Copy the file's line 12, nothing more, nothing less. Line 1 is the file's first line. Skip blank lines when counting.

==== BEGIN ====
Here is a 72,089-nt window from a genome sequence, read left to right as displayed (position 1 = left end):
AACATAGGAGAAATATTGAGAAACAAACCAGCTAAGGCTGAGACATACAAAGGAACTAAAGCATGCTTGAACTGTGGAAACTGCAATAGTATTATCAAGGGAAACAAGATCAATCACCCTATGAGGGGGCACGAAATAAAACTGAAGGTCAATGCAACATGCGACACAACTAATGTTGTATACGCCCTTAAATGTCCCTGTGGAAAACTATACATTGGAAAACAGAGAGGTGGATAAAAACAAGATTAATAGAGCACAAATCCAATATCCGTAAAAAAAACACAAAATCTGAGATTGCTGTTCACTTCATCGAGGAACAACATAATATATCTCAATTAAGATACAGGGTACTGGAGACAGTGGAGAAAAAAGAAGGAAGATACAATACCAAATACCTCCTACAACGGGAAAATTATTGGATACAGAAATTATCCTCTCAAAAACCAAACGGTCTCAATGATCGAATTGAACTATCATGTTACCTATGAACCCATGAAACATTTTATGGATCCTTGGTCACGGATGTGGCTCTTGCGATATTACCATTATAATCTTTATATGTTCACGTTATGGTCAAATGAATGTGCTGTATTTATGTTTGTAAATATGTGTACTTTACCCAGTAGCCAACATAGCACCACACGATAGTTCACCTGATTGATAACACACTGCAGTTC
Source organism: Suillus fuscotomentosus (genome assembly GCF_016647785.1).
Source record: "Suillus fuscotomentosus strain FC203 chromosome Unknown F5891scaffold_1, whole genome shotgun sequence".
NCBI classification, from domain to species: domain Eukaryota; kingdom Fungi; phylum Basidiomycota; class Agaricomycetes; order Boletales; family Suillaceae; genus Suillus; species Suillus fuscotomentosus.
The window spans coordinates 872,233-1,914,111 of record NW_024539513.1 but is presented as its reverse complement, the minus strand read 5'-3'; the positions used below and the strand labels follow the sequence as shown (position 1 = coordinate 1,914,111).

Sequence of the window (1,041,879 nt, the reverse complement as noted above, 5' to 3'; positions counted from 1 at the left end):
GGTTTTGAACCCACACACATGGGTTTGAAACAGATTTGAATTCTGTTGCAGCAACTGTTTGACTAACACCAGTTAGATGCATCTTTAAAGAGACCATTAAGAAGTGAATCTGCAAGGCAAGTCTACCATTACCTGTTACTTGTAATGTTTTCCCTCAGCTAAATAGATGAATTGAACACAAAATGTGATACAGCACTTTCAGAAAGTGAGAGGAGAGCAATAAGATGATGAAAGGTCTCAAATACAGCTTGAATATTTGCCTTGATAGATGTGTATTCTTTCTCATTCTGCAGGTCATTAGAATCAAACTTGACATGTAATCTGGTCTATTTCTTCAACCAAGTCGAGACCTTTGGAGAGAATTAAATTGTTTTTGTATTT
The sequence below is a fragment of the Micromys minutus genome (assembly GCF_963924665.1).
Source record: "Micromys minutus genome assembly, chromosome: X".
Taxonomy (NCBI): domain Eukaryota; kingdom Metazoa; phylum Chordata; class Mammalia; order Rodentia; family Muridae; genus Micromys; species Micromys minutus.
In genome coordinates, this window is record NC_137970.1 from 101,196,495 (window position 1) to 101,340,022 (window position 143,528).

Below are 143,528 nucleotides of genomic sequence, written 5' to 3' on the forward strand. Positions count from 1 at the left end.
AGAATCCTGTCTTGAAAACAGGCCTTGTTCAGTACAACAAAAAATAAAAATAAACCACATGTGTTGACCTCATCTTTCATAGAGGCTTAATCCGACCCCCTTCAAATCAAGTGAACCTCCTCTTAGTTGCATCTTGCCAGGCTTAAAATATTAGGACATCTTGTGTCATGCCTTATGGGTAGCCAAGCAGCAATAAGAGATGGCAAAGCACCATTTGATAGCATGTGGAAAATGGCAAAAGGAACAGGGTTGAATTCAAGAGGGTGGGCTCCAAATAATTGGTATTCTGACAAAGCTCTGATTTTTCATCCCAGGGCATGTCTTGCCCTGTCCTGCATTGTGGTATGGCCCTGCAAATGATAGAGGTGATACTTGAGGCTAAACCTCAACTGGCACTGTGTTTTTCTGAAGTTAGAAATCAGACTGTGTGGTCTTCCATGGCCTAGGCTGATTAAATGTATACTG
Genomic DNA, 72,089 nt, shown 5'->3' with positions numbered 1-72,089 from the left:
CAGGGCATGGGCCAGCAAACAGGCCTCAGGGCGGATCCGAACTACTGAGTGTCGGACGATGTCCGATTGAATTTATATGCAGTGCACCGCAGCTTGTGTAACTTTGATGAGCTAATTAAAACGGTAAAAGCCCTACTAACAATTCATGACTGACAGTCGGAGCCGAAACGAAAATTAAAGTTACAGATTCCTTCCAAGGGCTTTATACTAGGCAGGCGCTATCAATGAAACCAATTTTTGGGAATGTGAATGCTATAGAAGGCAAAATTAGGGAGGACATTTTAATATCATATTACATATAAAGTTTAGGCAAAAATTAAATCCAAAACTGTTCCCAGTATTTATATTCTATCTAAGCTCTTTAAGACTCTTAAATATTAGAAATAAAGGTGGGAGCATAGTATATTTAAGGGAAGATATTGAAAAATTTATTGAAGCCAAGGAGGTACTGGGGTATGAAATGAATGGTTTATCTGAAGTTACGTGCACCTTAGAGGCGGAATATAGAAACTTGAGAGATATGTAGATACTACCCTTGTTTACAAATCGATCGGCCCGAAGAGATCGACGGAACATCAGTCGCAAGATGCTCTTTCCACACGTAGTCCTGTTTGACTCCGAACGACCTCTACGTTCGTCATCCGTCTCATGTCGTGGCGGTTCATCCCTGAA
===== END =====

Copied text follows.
In genome coordinates, this window is record NC_137970.1 from 101,196,495 (window position 1) to 101,340,022 (window position 143,528).